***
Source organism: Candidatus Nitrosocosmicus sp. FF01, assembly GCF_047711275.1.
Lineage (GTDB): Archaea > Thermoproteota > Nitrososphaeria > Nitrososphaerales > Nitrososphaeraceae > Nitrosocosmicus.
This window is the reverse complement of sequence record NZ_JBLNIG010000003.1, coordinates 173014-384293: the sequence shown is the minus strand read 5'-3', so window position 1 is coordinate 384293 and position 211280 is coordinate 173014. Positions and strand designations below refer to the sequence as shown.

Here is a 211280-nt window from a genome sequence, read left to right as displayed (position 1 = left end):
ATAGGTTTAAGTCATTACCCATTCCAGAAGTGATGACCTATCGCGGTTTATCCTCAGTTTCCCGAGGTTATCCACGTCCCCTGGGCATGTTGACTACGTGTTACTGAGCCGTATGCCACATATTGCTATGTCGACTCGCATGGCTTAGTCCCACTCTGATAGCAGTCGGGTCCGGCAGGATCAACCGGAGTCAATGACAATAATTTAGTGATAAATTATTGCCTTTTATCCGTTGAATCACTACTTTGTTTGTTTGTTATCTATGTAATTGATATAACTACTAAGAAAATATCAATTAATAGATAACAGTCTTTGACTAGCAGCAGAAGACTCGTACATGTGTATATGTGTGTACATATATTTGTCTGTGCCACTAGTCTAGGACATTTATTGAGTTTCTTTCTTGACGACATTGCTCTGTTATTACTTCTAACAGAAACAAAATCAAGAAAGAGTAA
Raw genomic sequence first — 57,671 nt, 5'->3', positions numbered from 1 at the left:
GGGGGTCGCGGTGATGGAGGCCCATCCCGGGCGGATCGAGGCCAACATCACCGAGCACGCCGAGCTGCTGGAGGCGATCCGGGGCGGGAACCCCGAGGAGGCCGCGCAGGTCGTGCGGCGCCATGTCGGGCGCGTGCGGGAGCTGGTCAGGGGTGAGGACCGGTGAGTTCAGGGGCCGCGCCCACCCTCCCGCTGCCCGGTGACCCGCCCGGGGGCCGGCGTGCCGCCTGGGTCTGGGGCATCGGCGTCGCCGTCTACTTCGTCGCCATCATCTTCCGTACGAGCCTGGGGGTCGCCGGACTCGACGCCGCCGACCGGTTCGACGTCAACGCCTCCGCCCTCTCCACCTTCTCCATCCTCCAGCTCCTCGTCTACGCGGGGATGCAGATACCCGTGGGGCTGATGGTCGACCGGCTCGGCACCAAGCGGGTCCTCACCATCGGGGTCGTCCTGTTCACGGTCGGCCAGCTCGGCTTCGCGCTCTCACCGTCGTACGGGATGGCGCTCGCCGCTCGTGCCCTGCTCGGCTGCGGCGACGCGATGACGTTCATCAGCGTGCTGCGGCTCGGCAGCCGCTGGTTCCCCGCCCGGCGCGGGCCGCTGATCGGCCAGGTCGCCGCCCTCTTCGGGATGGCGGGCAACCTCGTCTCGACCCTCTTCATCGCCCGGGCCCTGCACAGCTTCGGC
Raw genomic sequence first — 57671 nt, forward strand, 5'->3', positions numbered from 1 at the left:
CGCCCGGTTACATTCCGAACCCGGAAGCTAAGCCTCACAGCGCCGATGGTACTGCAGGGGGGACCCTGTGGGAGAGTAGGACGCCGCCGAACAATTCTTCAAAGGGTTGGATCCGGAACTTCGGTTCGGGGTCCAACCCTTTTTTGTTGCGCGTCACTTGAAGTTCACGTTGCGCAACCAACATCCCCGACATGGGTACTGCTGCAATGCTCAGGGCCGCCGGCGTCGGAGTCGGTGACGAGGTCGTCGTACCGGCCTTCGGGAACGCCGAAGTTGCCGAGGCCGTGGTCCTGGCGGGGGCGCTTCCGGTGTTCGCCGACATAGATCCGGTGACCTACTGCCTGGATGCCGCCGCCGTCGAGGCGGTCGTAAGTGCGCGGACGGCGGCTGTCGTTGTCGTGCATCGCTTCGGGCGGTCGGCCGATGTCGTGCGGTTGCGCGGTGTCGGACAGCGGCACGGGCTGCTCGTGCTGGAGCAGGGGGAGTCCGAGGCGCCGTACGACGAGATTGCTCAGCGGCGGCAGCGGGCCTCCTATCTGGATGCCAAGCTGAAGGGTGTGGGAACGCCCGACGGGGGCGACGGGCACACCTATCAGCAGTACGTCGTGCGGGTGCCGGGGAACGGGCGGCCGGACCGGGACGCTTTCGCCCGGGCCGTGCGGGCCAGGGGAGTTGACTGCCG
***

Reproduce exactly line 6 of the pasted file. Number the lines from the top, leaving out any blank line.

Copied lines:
Raw genomic sequence first — 57,671 nt, 5'->3', positions numbered from 1 at the left: